Washington — Richard Trumka, the head of the AFL-CIO labor union and a powerful force in Democratic politics, died unexpectedly Thursday at the age of 72.
Tim Schlittner, the AFL-CIO's communications director, confirmed Trumka's death in a statement, saying the country "lost a legend today."
"Rich Trumka devoted his life to working people, from his early days as president of the United Mine Workers of America to his unparalleled leadership as the voice of America's labor movement," Schlittner said, calling a "relentless champion of workers' rights."
At the White House, President Biden said Trumka was "more than the head of the AFL-CIO, he was a very close personal friend." The president said Trumka died while on a camping trip with his grandsons.
"At least he was with people who adore him," Mr. Biden said.
Senate Majority Leader Chuck Schumer mourned Trumka in an emotional speech on the Senate floor, saying the country has "lost a fierce warrior at a time when we needed him most."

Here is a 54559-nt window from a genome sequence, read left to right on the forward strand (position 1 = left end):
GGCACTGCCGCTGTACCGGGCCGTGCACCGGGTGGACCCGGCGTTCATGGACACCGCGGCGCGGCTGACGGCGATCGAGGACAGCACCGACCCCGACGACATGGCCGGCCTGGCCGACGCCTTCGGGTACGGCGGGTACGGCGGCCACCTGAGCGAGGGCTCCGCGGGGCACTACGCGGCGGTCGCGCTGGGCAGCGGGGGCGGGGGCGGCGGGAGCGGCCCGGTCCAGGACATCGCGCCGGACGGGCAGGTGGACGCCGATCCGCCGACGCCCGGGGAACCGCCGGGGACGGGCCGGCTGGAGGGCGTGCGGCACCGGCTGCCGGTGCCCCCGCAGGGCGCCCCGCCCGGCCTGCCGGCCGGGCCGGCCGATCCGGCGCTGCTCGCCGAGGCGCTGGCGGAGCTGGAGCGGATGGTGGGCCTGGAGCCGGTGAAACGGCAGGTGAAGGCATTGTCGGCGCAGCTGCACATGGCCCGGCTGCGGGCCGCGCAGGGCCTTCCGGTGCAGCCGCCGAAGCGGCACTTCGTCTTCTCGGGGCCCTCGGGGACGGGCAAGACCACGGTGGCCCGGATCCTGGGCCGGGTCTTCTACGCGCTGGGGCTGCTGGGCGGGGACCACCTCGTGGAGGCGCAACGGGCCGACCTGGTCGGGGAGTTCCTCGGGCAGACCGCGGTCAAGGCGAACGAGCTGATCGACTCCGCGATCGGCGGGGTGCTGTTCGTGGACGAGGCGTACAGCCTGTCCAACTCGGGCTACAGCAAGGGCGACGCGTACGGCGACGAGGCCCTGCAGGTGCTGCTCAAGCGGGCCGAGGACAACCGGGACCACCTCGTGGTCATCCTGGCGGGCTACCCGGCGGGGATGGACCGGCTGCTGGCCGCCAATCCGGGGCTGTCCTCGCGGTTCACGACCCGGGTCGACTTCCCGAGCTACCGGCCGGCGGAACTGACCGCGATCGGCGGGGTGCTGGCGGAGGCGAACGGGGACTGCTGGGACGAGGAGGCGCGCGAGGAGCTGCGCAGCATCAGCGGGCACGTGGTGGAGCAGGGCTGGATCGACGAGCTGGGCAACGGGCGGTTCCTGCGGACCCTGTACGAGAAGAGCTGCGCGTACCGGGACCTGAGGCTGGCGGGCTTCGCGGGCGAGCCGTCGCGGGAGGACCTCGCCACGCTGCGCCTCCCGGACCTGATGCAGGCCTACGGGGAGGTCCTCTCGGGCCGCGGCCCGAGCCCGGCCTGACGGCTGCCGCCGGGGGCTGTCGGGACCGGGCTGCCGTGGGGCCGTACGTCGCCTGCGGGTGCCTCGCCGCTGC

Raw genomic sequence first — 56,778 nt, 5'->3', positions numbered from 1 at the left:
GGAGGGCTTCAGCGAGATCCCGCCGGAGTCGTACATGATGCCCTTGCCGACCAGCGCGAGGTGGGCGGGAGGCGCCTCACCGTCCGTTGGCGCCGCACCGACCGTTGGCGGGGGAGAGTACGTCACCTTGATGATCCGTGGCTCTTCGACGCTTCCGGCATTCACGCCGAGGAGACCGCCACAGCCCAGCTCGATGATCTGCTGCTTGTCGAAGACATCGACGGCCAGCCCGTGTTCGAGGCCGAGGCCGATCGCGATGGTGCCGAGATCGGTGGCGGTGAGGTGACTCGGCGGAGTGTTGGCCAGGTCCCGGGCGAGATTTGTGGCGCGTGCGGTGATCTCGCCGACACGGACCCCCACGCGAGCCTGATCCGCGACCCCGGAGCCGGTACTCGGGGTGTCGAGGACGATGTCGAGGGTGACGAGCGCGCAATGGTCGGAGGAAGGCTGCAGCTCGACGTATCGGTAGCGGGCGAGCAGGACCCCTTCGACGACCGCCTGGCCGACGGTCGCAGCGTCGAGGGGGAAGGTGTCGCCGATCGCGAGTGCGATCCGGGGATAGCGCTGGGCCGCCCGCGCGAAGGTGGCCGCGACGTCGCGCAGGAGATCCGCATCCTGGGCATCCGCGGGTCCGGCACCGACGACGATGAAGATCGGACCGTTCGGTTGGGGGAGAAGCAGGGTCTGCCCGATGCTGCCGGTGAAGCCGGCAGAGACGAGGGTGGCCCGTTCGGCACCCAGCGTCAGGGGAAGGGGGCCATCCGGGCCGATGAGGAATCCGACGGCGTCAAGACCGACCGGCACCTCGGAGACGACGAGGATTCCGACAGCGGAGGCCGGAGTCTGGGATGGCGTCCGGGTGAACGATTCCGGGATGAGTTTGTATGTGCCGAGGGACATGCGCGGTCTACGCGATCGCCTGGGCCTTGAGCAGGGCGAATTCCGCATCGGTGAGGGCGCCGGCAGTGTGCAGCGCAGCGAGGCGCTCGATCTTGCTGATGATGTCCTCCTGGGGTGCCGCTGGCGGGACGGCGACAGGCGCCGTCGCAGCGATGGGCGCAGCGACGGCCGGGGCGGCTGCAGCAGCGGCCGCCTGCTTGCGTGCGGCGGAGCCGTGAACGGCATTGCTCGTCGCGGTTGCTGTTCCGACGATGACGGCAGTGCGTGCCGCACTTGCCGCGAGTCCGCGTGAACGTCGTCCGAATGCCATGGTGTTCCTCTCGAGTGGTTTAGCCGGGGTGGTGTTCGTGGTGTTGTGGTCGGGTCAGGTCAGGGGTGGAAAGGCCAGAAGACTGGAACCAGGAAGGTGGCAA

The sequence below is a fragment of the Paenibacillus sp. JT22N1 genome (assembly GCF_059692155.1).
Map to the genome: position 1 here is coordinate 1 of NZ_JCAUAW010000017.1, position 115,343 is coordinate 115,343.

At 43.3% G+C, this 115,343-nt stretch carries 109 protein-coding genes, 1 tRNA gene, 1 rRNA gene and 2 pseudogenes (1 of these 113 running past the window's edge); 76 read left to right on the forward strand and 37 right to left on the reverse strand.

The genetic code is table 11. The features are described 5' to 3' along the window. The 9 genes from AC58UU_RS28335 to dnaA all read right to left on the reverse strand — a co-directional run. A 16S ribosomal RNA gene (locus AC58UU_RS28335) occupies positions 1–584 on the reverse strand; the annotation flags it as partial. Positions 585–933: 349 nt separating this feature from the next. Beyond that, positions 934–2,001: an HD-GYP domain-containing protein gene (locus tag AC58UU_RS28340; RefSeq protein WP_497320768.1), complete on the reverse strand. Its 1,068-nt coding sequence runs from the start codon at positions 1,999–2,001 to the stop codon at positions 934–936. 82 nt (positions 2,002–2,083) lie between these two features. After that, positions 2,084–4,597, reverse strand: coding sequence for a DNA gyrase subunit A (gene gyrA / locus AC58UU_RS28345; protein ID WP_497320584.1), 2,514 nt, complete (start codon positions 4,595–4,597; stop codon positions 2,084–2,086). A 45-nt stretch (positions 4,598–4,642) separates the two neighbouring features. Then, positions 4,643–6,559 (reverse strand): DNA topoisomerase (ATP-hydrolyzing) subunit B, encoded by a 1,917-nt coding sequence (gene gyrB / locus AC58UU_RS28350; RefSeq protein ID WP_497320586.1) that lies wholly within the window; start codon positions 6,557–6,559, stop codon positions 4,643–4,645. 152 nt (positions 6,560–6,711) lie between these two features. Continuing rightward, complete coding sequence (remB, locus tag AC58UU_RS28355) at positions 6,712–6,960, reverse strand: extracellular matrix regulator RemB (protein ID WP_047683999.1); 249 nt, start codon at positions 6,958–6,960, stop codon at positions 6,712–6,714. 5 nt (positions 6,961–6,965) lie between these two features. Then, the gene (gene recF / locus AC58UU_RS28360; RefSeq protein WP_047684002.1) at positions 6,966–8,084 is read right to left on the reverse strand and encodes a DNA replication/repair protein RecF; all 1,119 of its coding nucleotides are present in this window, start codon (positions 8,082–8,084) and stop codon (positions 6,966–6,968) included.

"He had in his veins, in every atom of his body, the heart, the thoughts, the needs of the working people of America," the Democratic leader said.
Trumka led the 12.5 million members of the AFL-CIO since 2009, when he was elected president. Prior to becoming president of the labor group, Trumka served as secretary-treasurer for 14 years.
He grew up in the mining town of Nemacolin, Pennsylvania, in a family of coal miners before attending Penn State University and Villanova University law school. Trumka became the youngest elected president of the United Mine Workers of America (UMWA), winning election in 1982 at the age of 33.
As head of the UMWA, he led "one of the most successful strikes in recent American history" against a coal company that tried to skirt payments to a health and pension fund, according to his AFL-CIO biography.
Alan He contributed reporting.
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